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Once Accelerated, ERISA Withdrawal Liability May Not Be Decelerated

Hodgson Russ Employee Benefits Newsletter
October 30, 2019

Revcon Technology Group, Inc. and S&P Electric, Inc. were under common control and were participating employers in a multiemployer pension fund. Revcon withdrew from the Fund in 2003 and S&P withdrew in 2004.  In 2006, the Fund notified the companies that they owed approximately $400,000 in withdrawal liability and demanded 80 quarterly payments starting in October 2006. In 2006, after missing several payments, the Fund informed Revcon and S&P of their default and demanded immediate payment. Revcon failed to pay and, pursuant to ERISA, the Trustees of the Fund accelerated the outstanding withdrawal liability and filed suit for the entire amount plus interest.

Before appearing in the case Revcon offered to cure the default and resume making quarterly payments in exchange for the dismissal of the lawsuit. Revcon made up its missed payments, made three more quarterly payments, and again defaulted in 2009. The Trustees of the Fund again sued seeking the defaulted payments and the entire accelerated withdrawal liability amount.

Revcon again promised to cure its default and to resume making payments. The Trustees again voluntarily dismissed the suit. This process of default, lawsuit and promise to cure occurred three more times in 2011, 2013 and 2015.

In 2018, after another default, the Trustees filed a lawsuit in which it claimed the delinquent payments rather than just the total outstanding withdrawal liability. Revcon moved to dismiss the case, arguing that because the Trustees tried to collect the entire accelerated debt in 2008, the six-year statute of limitations expired in 2014. The district court agreed with Revcon that the case was untimely and noted that the Trustees’ lawsuits in 2009, 2011, 2013 and 2015 all stated the withdrawal liability was accelerated in 2008.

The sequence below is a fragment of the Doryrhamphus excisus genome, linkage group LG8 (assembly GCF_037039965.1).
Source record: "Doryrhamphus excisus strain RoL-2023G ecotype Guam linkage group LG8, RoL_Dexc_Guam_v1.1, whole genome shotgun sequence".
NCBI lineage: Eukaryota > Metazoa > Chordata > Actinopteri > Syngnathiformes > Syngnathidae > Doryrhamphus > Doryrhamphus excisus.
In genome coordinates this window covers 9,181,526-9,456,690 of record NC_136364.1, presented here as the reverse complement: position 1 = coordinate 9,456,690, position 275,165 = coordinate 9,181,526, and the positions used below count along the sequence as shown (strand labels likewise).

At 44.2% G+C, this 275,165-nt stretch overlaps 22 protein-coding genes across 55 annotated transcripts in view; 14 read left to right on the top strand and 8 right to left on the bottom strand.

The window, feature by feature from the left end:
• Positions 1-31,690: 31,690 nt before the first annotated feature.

On appeal to the Seventh Circuit Court of Appeals, the position of Revcon was affirmed. The Seventh Circuit found that there was no provision in ERISA to allow for deceleration of a withdrawal liability claim that had been previously accelerated. The Seventh Circuit also refused to create federal common law under ERISA to allow for this deceleration. In dismissing the case, the Seventh Circuit noted that the Trustees of the Fund may have a state law claim under the agreements with Revcon even though the claim under ERISA is now time barred.

For both multiemployer funds and withdrawn employers who have become delinquent in payments, the ability to enter into agreements to reform delinquent contributions may become more difficult and legally complicated to accomplish. Bauwens v. Revcon Tech. Grp., Inc. (7th Cir. 2019).